Jaquez v. Saul, No. 3:2020cv00141 - Document 22 (W.D. Tex. 2020)

Court Description: MEMORANDUM OPINION AND ORDER The Court hereby ORDERS that the decision of the Commissioner be AFFIRMED.. Signed by Judge Robert F. Castaneda. (lc3)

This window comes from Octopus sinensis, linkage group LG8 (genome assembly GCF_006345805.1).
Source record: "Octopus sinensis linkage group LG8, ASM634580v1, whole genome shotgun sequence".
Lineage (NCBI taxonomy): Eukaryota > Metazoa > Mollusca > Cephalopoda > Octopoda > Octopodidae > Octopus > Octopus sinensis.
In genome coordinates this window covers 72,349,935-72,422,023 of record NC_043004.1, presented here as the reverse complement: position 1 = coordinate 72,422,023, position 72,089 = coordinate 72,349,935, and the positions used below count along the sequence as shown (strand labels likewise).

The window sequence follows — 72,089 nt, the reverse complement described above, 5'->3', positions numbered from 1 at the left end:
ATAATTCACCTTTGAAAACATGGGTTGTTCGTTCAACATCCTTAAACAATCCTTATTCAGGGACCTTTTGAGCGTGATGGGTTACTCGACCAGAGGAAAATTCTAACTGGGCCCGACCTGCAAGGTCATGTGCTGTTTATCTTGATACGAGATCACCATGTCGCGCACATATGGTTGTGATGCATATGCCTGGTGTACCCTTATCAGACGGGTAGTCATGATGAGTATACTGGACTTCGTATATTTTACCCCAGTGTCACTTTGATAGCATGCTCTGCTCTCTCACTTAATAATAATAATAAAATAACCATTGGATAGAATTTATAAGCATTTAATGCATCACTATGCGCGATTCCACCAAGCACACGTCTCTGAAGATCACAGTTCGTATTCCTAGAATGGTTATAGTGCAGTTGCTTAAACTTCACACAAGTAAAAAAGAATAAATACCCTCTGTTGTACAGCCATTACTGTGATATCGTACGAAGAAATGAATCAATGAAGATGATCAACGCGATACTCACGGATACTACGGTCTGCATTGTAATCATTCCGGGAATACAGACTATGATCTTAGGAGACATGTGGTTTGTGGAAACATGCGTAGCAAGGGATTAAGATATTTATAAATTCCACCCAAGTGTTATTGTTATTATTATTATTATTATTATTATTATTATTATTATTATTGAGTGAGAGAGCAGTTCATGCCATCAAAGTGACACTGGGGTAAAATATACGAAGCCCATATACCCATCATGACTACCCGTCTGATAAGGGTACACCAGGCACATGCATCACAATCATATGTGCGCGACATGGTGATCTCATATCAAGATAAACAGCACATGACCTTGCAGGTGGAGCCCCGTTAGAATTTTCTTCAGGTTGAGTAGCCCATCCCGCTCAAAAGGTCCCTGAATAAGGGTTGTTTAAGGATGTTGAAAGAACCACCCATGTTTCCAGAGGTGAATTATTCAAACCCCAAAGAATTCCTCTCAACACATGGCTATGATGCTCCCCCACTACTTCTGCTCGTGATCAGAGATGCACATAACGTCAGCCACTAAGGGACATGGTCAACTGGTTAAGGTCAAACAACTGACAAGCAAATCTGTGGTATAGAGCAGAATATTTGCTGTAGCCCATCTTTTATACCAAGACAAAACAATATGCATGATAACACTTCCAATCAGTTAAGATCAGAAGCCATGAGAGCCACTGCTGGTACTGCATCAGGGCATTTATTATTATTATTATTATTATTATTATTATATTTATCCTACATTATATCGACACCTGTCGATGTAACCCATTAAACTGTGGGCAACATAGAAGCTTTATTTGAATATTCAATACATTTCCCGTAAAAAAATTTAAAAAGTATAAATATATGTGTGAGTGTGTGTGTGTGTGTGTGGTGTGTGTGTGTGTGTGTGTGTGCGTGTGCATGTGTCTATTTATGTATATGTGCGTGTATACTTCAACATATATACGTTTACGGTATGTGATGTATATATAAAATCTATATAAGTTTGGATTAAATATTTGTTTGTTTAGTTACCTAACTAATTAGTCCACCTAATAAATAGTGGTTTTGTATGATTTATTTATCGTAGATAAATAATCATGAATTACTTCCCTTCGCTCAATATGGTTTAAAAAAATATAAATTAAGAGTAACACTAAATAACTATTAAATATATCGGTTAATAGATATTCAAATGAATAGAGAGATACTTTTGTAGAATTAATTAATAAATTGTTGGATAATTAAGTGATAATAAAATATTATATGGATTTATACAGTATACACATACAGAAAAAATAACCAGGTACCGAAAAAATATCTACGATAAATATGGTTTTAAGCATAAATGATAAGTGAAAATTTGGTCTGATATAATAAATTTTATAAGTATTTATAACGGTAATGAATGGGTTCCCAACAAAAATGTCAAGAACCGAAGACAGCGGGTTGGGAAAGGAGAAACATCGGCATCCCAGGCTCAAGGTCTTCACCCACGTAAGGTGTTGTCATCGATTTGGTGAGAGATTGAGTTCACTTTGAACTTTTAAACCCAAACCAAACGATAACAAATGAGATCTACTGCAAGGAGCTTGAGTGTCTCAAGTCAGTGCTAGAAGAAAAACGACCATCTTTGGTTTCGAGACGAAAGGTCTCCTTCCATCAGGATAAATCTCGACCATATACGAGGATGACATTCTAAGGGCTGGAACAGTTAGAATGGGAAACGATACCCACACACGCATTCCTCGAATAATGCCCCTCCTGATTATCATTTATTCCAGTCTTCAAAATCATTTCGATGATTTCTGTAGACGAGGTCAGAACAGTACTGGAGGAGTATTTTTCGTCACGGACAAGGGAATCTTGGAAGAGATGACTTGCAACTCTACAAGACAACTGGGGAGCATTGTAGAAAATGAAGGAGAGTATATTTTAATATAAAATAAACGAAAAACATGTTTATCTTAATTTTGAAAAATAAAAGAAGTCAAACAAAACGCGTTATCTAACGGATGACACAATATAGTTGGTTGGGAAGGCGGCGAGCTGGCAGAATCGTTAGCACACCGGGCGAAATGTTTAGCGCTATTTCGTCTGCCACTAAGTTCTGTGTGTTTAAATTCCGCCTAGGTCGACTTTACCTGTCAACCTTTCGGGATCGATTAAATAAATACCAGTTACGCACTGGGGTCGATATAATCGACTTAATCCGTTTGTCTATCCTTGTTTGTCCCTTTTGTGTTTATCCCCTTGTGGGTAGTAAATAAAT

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Jaquez v. Saul Doc. 22 Case 3:20-cv-00141-RFC Document 22 Filed 10/27/20 Page 1 of 8 IN THE UNITED STATES DISTRICT COURT FOR THE WESTERN DISTRICT OF TEXAS EL PASO DIVISION LAURA JAQUEZ, Plaintiff, § § § § § § § § § vs. ANDREW M. SAUL, COMMISSIONER OF THE SOCIAL SECURITY ADMINISTRATION, Defendant. No. EP-20-CV-00141-RFC MEMORANDUM OPINION AND ORDER Plaintiff Laura Jaquez appeals from the decision of the Commissioner of the Social Security Administration (“Commissioner”), denying her claim for disability insurance benefits (“DIB”) and supplemental security income (“SSI”) under Title II of the Social Security Act. Both parties consented to trial on the merits before a United States Magistrate Judge (ECF Nos. 1-3, 11), and the case was transferred to this Court for trial and entry of judgment pursuant to 28 U.S.C. § 636(c) and Appendix C of the Local Court Rules of this district. For the reasons set forth below, this Court orders that the Commissioner’s decision be AFFIRMED. I. PROCEDURAL HISTORY On September 20, 2018, Plaintiff filed an application for DIB and SSI, alleging disability beginning on November 30, 2017. (R:168, 172.) Plaintiff’s application was initially denied on December 17, 2018 (R:62-63) and again upon reconsideration on February 13, 2019. (R:86-87.) On November 5, 2019, a de novo hearing was held before an administrative law judge (“ALJ”) by video. (R:26.) The ALJ issued an unfavorable determination on November 22, 2019. (R:7.) The Appeals Council denied Plaintiff’s request for review on April 20, 2020. (R:1.) II. ISSUE 1 Dockets.Justia.com Case 3:20-cv-00141-RFC Document 22 Filed 10/27/20 Page 2 of 8 Plaintiff’s sole contention is that the ALJ’s RFC determination is unsupported by substantial evidence. (ECF No. 17:2.) However, the Court finds that the following sub-issues exist within Plaintiff’s claim: 1. Whether the ALJ erred at Step Three by finding Plaintiff ineligible for a per se disability listing. (ECF No. 17:3.) 2. Whether the ALJ erred at Step Five by assessing Plaintiff a residual functional capacity (“RFC”) to do light work. (ECF No. 17:5.) III. DISCUSSION A. Standard of Review This Court’s review is limited to a determination of whether the Commissioner’s final decision is supported by substantial evidence on the record as a whole and whether the Commissioner applied the proper legal standards in evaluating the evidence. Martinez v. Chater, 64 F.3d 172, 173 (5th Cir. 1995); Greenspan v. Shalala, 38 F.3d 232, 236 (5th Cir. 1994). Substantial evidence is more than a scintilla, but less than a preponderance, and is such relevant evidence as a reasonable mind might accept as adequate to support a conclusion. Ripley v. Chater, 67 F.3d 552, 555 (5th Cir. 1995). A finding of no substantial evidence will be made only where there is a “conspicuous absence of credible choices” or “no contrary medical evidence.” Abshire v. Bowen, 848 F.2d 638, 640 (5th Cir. 1988) (citing Hames v. Heckler, 707 F.2d 162, 164 (5th Cir. 1983)). In reviewing the substantiality of the evidence, a court must consider the record as a whole and “must take into account whatever in the record fairly detracts from its weight.” Singletary v. Bowen, 798 F.2d 818, 823 (5th Cir. 1986) (quoting Parsons v. Heckler, 739 F.2d 1334, 1339 (8th Cir. 1984)). 2 Case 3:20-cv-00141-RFC Document 22 Filed 10/27/20 Page 3 of 8 If the Commissioner’s findings are supported by substantial evidence, they are conclusive and must be affirmed. Martinez, 64 F.3d at 173. In applying the substantial evidence standard, a court must carefully examine the entire record, but may not reweigh the evidence or try the issues de novo. Haywood v. Sullivan, 888 F.2d 1463, 1466 (5th Cir. 1989). A court may not substitute its own judgment “even if the evidence preponderates against the [Commissioner’s] decision,” because substantial evidence is less than a preponderance. Harrell v. Bowen, 862 F.2d 471, 475 (5th Cir. 1988). Conflicts in the evidence are for the Commissioner, and not the courts, to resolve. Spellman v. Shalala, 1 F.3d 357, 360 (5th Cir. 1993). B. Evaluation Process Disability is the “inability to engage in substantial gainful activity by reason of any medically determinable physical or mental impairment which has lasted or can be expected to last for a continuous period of not less than 12 months.” 42 U.S.C. § 423(d)(1)(A). The ALJ evaluates disability claims according to a sequential five-step process: (1) whether the claimant is currently engaged in substantial gainful activity; (2) whether the claimant has a medically determinable impairment(s) that is severe; (3) whether the claimant’s impairment(s) meet or equal the severity of an impairment listed in 20 C.F.R. Part 404, Subpart B, Appendix 1; (4) whether the impairment(s) prevent the claimant from performing past relevant work; and (5) whether the impairment(s) prevent the claimant from doing any other work. 20 C.F.R. § 404.1520(4). An individual applying for benefits bears the initial burden of proving that he is disabled. Selders v. Sullivan, 914 F.2d 614, 618 (5th Cir. 1990). The claimant bears the burden of proof at the first four steps. Once met, the burden will then shift to the Commissioner to show that there is other substantial gainful employment available that the claimant can perform. Harrell v. Bowen, 862 F.2d 471, 475 (5th Cir.1988). If the Commissioner satisfies this burden, “the burden then 3 Case 3:20-cv-00141-RFC Document 22 Filed 10/27/20 Page 4 of 8 shifts back to the claimant to prove that he is unable to perform the alternate work.” Selders, 914 F.2d at 618 (citing Fraga v. Bowen, 810 F.2d 1296, 1302 (5th Cir. 1987)). Here, at the first step, the ALJ found that Plaintiff had not engaged in substantial gainful activity since November 30, 2017, the alleged onset date. (R:12.) At the second step, the ALJ found that Plaintiff had the following severe impairments: “coronary artery disease with stenting, insulin dependent diabetes mellitus, chronic kidney disease, hyperlipidemia, diabetic polyneuropathy, bilateral hypothyroidism.” (Id.) proliferative diabetic retinopathy, bilateral cataracts, and The ALJ also found Plaintiff’s “medically determinable mental impairment of depression with insomnia” to be non-severe. (R:13.) At the third step, the ALJ found that Plaintiff did not have an impairment or combination of impairments that met or medically equaled the severity of one of the listed impairments. (R:13-14.) Before the fourth step, the ALJ found that Plaintiff had the RFC to do light work. (R:14.) Specifically, the ALJ found that the Plaintiff was able to do the following: “occasionally climb ramps and stairs; no climbing of ladders, ropes, or scaffolds; occasionally balance, stoop, kneel, crouch, and crawl; avoid all exposure to hazards, such as operation control of moving, machinery and unprotected heights; no commercial driving; and limited to frequent near and far acuity.” (Id.) At the fourth step, the ALJ found that Plaintiff was able to perform past relevant work as an accounting clerk and administrative assistant. (R:17.) The ALJ found that this work does not require the performance of work-related activities precluded by Plaintiff’s RFC. (Id.) The ALJ concluded that Plaintiff had not been under a disability, as defined in the Social Security Act, from November 30, 2017, through the date of the ALJ’s decision. (R:18.) C. Analysis 4 Case 3:20-cv-00141-RFC Document 22 Filed 10/27/20 Page 5 of 8 a. Substantial evidence supports the ALJ’s determination that Plaintiff’s coronary artery disease is not equal to a listing. Plaintiff first claims that the ALJ erred at Step Three in concluding that her coronary artery disease does not equal a listing. (ECF No. 17:3, citing R:14, referring to the listings at 20 C.F.R. Part 404, Subpart P, Appendix 1.) In particular, Plaintiff claims that the ALJ erred in ignoring evidence of angiography when considering her eligibility for a Step Three listing. (Id.) In her briefing, Plaintiff highlights the following portion of the ALJ’s opinion, which she argues constitutes error: The claimant’s coronary artery disease does not meet listing 4.04 because there is no evidence of symptoms due to myocardial ischemia with limited exercise tolerance test, three separate ischemic episodes requiring revascularization or not amenable to revascularization within a consecutive 12-month period; nor evidence of coronary artery disease demonstrated by angiography or other medically acceptable imagining, and in the absence of a timely exercise tolerance test or timely normal drug-induced stress test where it has been concluded that performance of exercise tolerance testing would present significant risk to the individual. (R:14, emphasis added.) Plaintiff points out that she received an angiogram in 2013, and that same year Dr. Raja diagnosed her with coronary artery disease, hypertension, severe peripheral artery disease, hyperlipidemia, and insulin-dependent diabetes. (ECF No. 17:3, citing R: 508, 512, 513, 514, 521, 522, 525, 577, 589, 592.) Plaintiff argues that this medical evidence contradicts the ALJ’s finding of no coronary artery disease demonstrated by angiography. (ECF No. 17:3.) A claimant must show that she has satisfied all the specified medical criteria of a Listing at one time, and for the requisite continuous 12-month period. 20 C.F.R. § 404.1509. “An ALJ may consider the effectiveness of a claimant’s treatment in making a credibility determination.” Massaglia v. Saul, 805 F. App’x. 406, 410 (7th Cir. 2020), citing 20 C.F.R. § 404.1529(c)(3)(iv)– (v). The 2013 medical evidence that Plaintiff cites is out of date because, according to Dr. Raja’s 5 Case 3:20-cv-00141-RFC Document 22 Filed 10/27/20 Page 6 of 8 treatment records, Plaintiff underwent successful treatment in May of 2013 that left her “doing very well.” (R:513.) Indeed, in Dr. Raja’s treatment notes on November 5, 2013, he wrote that Plaintiff “denies any chest pain, shortness of breath or claudication . . . [Plaintiff] feels wonderful and is walking on a regular basis.” Id. In his medical assessment, Dr. Raja wrote that Plaintiff had coronary artery disease but was “clinically stable and doing very well on current medical therapy.” (R: 514.) Therefore, the 2013 medical evidence to which Plaintiff cites is inapplicable to the period of her claim, which alleges disability beginning in November 2017, because her symptoms improved after her treatment in 2013. As this was the sole evidence on which Plaintiff sought to rely, Plaintiff has not met her burden to show that her coronary artery disease is equal to a listing. 20 C.F.R. § 404.1520(d); Muse v. Sullivan, 925 F.2d 785, 789 (5th Cir. 1991) (Plaintiff has the burden of proof at Step Three of the evaluation process). Although Plaintiff does point to other portions of the record, Plaintiff does not articulate how that evidence demonstrates that she is eligible for an Appendix listing; moreover, the organization of Plaintiff’s brief is ambiguous, and it appears that evidence was raised by Plaintiff with regard to the RFC assessment. (See ECF No. 17:4-5 (“the objective medical evidence of severe coronary artery disease and severe peripheral artery disease is substantial . . . the ALJ erroneously assigned [Plaintiff] a light RFC without taking into consideration the medical opinions and evidence of both of these severe impairments.”)) As Plaintiff has not clearly indicated how any other evidence applies to his Step Three argument, the Court will not consider it for those purposes. Brock v. Chater, 84 F.3d 726, 729 (5th Cir. 1996) (The Court should “not reverse the decision of an ALJ for lack of substantial evidence where the claimant makes no showing that he was prejudiced in any way by the deficienc[y] he alleges.”). Therefore, the Court has no basis to conclude that the ALJ erred at the third step. 6 Case 3:20-cv-00141-RFC Document 22 Filed 10/27/20 Page 7 of 8 b. The ALJ did not err in assessing Plaintiff with an RFC to do light work. Plaintiff next argues that the ALJ erred in deciding that she had the RFC to do light work. (ECF No. 17:5.) In particular, Plaintiff argues that the ALJ “erred in disregarding the medical opinions of Dr. Raja without explanation, which resulted in an RFC not based on substantial evidence.” (Id. at 6.) Plaintiff argues that the ALJ ignored the 2013 medical findings of Dr. Raja regarding her cardiac catherization, recanalization with two stents inserted, hypertension, peripheral artery disease, hyperlipidemia, and insulin-dependent diabetes severe claudication with chronically occluded right superficial femoral artery. (ECF No. 17:3, citing R:508, 513-14, 521-22, 525, 577.) Plaintiff also cites Dr. Raja’s March 2019 notes of treatment history, in which he diagnoses Plaintiff with native coronary artery without angina pectoris, generalized edema, mixed hyperlipidemia, overweightness, type 1 diabetes mellitis, PAD with intermittent claudication, shortness of breath, and aortic valve stenosis. (ECF No. 17:4, R:577.) Regarding the 2013 evidence, the ALJ wrote that Plaintiff had “coronary artery disease, status post stenting in 2012 with hyperlipidemia,” citing Dr. Raja’s treatment notes from a 2018 examination in which he discussed Plaintiff’s 2013 treatment and subsequent history. (R:15, citing R:315.) The ALJ then considered the 2013 medical evidence with Plaintiff’s 2018 and 2019 treatment evidence, writing: Chest x-ray performed in January 2019 revealed no acute cardiopulmonary disease [citing R:485]. An echocardiogram showed normal eft [sic] ventricle ejection fraction [citing Dr. Raja’s treatment notes regarding the echocardiogram, R:503]. She was considered clinically stable from a cardiac standpoint with no symptoms of angina, shortness of breath, or claudication documented [citing Dr. Raja’s March 2019 notes of treatment history, R:577]. Testing showed no evidence of any hemodynamically significant recurrent peripheral arterial disease [citing Dr. Raja’s treatment notes of an ABI study, R: 617]. Concerning the claimant’s coronary artery disease and hyperlipidemia, I find the claimant is limited to the above residual functional capacity. 7 Case 3:20-cv-00141-RFC Document 22 Filed 10/27/20 Page 8 of 8 (R:15-16.) Reviewing the ALJ’s discussion of the medical evidence regarding Plaintiff’s coronary artery disease, the Court is unable to find any significant medical evidence that the ALJ failed to weigh. Indeed, each of the portions of medical evidence that Plaintiff asserts the ALJ failed to consider are summarized or referenced in the portions of the ALJ’s opinion quoted above. To that extent, Plaintiff is incorrect to assert that the ALJ “erred in disregarding the medical opinions of Dr. Raja without explanation.” (ECF No. 17:6.) Although the ALJ did not provide a detailed explanation of how he assigned weight to every piece of medical evidence generated by Dr. Raja, the record clearly demonstrates that the ALJ considered each of Dr. Raja’s findings and relied on them in formulating Plaintiff’s RFC. As such, the Court finds that the ALJ’s RFC determination was supported by substantial evidence and should be affirmed. Martinez v. Chater, 64 F.3d 172, 173 (5th Cir. 1995). IV. CONCLUSION Based on the foregoing, the Court hereby ORDERS that the decision of the Commissioner be AFFIRMED. SIGNED this 27th day of October, 2020. ROBERT F. CASTANEDA UNITED STATES MAGISTRATE JUDGE 8